Jay Florian Mitchell
Friday, May 28, 2010 | 12:05 a.m.
- What: Mid-Century Modern Las Vegas
- When: 9 a.m. to 5 p.m., Wednesday-Saturday
- Where: Nevada State Museum, 700 Twin Lakes Drive (inside Lorenzi Park); 486-5205
- Cost: $4
Other Shows Worth Seeing
- Ultimately, work by Wes Fanelli and Nico Holmes-Gull, Contemporary Arts Center, through June 4.
- Someone Get This Hero the Best Medicine, new work by Shan Michael Evans, the Funkhouse, June 2-July 30.
- Reign of Glass, new work by Erin Stellmon, Contemporary Arts Center, June 3-July 24.
Las Vegas is a wild child whose accelerated adolescence is innocently chronicled like a home movie in television and film. She grew up fast thanks to freeways and media, forever linked to martinis, Googie and tail fins. The '50s and '60s tint the rose-colored glasses through which the world often sees Las Vegas, a reverie styled in mid-century modern design. Fifty years on, the retro modern, ice-clinking, free-wheeling fantasy still tugs at the cultural subconscious, directly responsible for more than one misguided (if altruistic) adventurer's brave arrival and heartbroken retreat.
Jay Florian Mitchell was one of the first, trailblazing into Las Vegas in the late 1940s at the dawn of a most glorious phase in the architectural history of the city. A commercial photographer, Mitchell spent the next several decades lovingly documenting the dynamic skyline of his chosen home.
And thank goodness. While the Nevada State Museum's Mid-Century Modern Las Vegas features some fascinating photographic documentation by J. Montrose and Cliff Segerblom, it's Mitchell's enamored lens that magically captures the imagination. Mid-Century's collection of mostly black & white architectural photographs, renderings and decorative artifacts chronicles a window of time from the early 1950s to the late '60s, when a city and an age perfectly synchronized, so much so that it's hard to imagine one without the other.
Mid-century modern design is a perfect union of Frank Lloyd Wright, Sputnik and industrial fabrication materials. The use of biomorphic shapes, notable in the period's decorative arts, was a nod to the atomic age, while picture windows and carports reveal much about the emerging dominance of the family car. Modern architecture for modern living needed space and, much like Palm Springs, Vegas had plenty of it. How else could you ensure sunshine streaming through trademark clerestory windows? Or locate a limitless rugged vista that more dramatically maximized the elegant arch of a Googie curve or the sharp angle of post and beam construction? It was a time of possibility and progress, and Vegas its perfect canvas.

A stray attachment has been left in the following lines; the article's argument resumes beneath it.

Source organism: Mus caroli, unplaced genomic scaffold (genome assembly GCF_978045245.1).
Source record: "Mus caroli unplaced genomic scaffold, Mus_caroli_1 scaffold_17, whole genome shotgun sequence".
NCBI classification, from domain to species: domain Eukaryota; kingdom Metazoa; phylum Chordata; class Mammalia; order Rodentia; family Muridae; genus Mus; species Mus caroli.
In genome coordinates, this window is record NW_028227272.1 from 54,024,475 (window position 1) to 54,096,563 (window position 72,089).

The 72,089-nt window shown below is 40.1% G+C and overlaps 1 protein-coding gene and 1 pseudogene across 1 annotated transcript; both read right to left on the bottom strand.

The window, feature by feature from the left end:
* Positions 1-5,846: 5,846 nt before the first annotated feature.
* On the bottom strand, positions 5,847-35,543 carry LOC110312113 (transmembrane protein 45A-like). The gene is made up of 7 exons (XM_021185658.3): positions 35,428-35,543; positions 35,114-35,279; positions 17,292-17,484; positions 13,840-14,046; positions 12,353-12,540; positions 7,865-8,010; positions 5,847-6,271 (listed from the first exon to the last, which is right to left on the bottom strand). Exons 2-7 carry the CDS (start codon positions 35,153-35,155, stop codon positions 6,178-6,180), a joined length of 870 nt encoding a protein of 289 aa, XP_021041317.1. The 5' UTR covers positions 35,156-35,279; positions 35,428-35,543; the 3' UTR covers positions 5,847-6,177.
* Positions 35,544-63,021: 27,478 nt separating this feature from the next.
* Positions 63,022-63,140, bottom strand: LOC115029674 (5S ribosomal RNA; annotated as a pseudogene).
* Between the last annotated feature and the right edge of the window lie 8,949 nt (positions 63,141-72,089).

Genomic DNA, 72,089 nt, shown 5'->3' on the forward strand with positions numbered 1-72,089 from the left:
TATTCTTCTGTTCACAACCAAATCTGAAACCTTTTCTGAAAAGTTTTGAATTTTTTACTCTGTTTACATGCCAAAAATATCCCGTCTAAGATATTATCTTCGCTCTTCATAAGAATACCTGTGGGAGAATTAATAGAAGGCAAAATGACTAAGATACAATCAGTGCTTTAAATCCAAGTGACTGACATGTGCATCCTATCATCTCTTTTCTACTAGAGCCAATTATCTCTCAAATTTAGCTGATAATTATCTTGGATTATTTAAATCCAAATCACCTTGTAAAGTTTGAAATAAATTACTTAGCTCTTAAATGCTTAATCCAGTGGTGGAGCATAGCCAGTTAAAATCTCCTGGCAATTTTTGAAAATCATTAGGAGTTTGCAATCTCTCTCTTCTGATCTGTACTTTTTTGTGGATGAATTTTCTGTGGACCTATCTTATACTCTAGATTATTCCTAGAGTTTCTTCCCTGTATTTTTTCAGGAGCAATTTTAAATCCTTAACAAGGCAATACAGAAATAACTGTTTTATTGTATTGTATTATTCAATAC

Several of Mitchell's photos are riveting, pinpointing the naively optimistic exuberance of the era's more decadent structures. Often taken at dusk (or is it dawn?), their haunting light seizes that witching in-between hour when neon flickers against a still glimmering sky. Two portraits of the McCarran International Airport Terminal define Mid-Century, with its sweeping promenade and luminous arced rooftop glowing from within, otherworldly, space-age and strange.
Mitchell's fabulous interior/exterior images of the much-mourned Sahara Rancho Medical Center document one of the more exceptional examples of ultra-modern form and rugged material in harmony with the desert landscape. Documentation of early apartment complexes reveals a friction between elegant design and raw, undeveloped landscape. Multiple religious, government and bank buildings incorporate construction elements into the façade of the building, a mid-mod element that allowed for geometric shadow play and light fall across the building and its immediate environment.
Innovative architecture is occasionally surpassed by the jarring expanse of unobstructed vistas. Montrose's photos in particular have a moonscape quality, where the geodesic-domed Cinerama Theater and the curved face of the Southern Nevada Health District building are sandwiched by ribbons of bare earth and endless sky.
Hovering between wide-eyed awe and shameless scrutiny, many photos blur the boundaries of portraiture and landscape. Glimpses of an undeveloped Valley are part of the lure of Mid-Century, a taste of heady times in a not-so-distant past when a young, vibrant city was just taking shape.
A selection of decorative arts from the period and a sampling of architect's renderings give a nice depth and scope to the mid-mod aesthetic. A conceptual rendering for the never-realized Biltmore is so jazzy and cool you want to snap your fingers in appreciation. And who can deny the satisfying precision of nested Pyrex bowls in a pinky-melon hue?
The only criticism is that no architects are listed, eliminating significant background information.
Las Vegas is fantasy. And while most of Mid-Century Modern Las Vegas' buildings are long gone, driving home can still be a treasure hunt: Mason Manor in the McNeil Estates, the La Concha Motel lobby and the Clark County Courthouse give a taste of the mid-mod style so characteristic of the wildly populist architecture that once defined Las Vegas. Compare that with the fantastical hodgepodge of CityCenter, the giddy curves of the Lou Ruvo Clinic and the menacing science fiction of the World Market building, and nostalgia for the past might be replaced by a glimmer of satisfaction that some things never change.
— Originally published in Las Vegas Weekly